NCPA - National Center for Policy Analysis


June 14, 2010

Earlier this week, the United Kingdom's new coalition government announced the first round of what might fairly be considered rather mild "austerity" measures for one of the world's most indebted nations.   According to the Wall Street Journal, the measures aim at reducing annual deficit by £6.25 billion (about $897 billion).  Impressive as that might sound, it is a drop in the pail when viewed next to the nation's record-breaking £156 billion (about $224 billion) deficit for the most recent financial year, says Joel Bowman, managing editor of the Daily Reckoning. 

It is not difficult to understand why a new government would opt for a "softly softly" approach. Budgetary savings must be weighed against a cost to political capital.  A dollar saved is a vote lost, in other words, says Bowman: 

  • Over the past thirteen years -- since the Labor government first came to power in 1997 -- the number of public sector employees increased in the United Kingdom by almost 1 million, with government jobs now accounting for more than one-fifth of the total workforce.
  • Public sector wages are also rising at almost three times the pace as in the private sector and last year the average compensation for state workers actually eclipsed that of their private sector counterparts.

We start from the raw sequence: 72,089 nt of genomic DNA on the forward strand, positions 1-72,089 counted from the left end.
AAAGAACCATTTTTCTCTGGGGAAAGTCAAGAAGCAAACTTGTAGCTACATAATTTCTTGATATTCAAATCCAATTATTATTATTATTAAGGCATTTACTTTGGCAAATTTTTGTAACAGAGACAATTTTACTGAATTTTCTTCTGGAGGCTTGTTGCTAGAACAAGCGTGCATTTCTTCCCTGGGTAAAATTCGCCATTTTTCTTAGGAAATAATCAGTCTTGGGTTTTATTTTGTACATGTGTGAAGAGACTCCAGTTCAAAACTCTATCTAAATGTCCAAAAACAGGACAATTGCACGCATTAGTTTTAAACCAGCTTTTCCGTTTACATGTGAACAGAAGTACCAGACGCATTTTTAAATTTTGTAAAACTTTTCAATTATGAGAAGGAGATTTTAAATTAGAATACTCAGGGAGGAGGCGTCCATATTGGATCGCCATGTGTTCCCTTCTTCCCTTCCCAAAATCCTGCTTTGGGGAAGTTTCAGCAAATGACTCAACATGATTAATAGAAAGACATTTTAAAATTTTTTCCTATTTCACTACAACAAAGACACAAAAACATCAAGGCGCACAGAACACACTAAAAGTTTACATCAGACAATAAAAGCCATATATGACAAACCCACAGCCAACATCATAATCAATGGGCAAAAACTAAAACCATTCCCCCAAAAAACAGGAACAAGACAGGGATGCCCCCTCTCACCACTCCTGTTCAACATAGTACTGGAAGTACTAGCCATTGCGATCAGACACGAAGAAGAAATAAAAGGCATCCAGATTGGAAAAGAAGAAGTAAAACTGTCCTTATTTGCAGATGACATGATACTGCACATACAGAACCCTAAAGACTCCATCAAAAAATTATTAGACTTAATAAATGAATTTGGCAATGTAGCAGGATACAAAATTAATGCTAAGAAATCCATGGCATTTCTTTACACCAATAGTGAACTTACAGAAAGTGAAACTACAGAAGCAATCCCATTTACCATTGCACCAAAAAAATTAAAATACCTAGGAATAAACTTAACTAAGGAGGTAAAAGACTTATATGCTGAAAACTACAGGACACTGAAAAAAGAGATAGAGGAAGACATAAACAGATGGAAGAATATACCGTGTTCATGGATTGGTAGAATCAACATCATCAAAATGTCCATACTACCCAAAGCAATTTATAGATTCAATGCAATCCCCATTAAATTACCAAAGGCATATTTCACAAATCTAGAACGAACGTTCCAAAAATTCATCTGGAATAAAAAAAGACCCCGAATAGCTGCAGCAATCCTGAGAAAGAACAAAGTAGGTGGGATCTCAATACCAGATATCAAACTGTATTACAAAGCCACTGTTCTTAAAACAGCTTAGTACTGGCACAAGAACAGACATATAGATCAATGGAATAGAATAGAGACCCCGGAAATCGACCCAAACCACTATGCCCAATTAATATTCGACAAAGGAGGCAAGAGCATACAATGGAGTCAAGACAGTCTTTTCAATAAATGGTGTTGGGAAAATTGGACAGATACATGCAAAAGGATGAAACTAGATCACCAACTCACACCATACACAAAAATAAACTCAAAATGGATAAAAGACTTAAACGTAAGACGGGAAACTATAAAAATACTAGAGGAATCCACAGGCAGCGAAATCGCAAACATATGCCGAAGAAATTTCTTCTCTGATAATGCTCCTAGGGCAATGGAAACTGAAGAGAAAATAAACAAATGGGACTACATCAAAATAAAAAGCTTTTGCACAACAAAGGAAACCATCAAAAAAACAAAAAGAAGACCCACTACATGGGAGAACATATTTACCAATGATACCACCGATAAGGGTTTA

• Public sector workers on average, retire seven years earlier than those in the private sector, work fewer hours (35 per week), take three to four more paid days off annually and receive employer pension contributions worth 19.4 percent of their wages, more than three times the 6 percent average contributions afforded in the private workplace.
  • Despite these comparative advantages (or perhaps because of them) productivity in the U.K.'s public sector actually fell by 3.4 percent in the 10 years from 1997 -- compared with an increase of 28 percent in the private sector over the same period. 

Unfortunately, for those seeking to push through spending cuts, it is virtually impossible to get rid of a public employee once you have one on the books, says Bowman: 

  • In the two years following the collapse of the consumer bank Northern Rock in late 2007, the state increased its workforce by some 300,000 members.
  • The private sector, by contrast, took the axe to almost a million jobs last year alone. 

Source: Joel Bowman, "U.K. Budget Butchers Put Public Finances on the Chopping Block," The Daily Reckoning, June 5, 2010. 

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